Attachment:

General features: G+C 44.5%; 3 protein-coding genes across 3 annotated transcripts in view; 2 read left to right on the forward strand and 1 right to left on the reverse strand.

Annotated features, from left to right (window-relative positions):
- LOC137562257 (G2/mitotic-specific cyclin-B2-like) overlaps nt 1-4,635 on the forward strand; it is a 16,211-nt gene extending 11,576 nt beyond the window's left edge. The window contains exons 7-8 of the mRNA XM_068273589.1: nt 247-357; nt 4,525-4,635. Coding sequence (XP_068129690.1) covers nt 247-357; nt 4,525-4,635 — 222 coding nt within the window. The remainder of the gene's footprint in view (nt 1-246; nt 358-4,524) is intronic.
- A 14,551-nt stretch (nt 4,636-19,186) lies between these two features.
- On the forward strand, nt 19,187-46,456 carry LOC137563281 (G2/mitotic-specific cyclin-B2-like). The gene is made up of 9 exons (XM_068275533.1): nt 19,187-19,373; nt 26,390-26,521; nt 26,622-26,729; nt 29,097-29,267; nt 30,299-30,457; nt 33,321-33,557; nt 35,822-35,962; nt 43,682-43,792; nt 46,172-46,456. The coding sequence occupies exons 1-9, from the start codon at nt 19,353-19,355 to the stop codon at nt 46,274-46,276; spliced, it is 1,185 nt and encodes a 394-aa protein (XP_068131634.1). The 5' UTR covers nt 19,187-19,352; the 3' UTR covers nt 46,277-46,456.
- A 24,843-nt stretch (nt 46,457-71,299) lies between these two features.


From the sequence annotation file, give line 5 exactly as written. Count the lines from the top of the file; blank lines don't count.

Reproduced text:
- On the forward strand, nt 19,187-46,456 carry LOC137563281 (G2/mitotic-specific cyclin-B2-like). The gene is made up of 9 exons (XM_068275533.1): nt 19,187-19,373; nt 26,390-26,521; nt 26,622-26,729; nt 29,097-29,267; nt 30,299-30,457; nt 33,321-33,557; nt 35,822-35,962; nt 43,682-43,792; nt 46,172-46,456. The coding sequence occupies exons 1-9, from the start codon at nt 19,353-19,355 to the stop codon at nt 46,274-46,276; spliced, it is 1,185 nt and encodes a 394-aa protein (XP_068131634.1). The 5' UTR covers nt 19,187-19,352; the 3' UTR covers nt 46,277-46,456.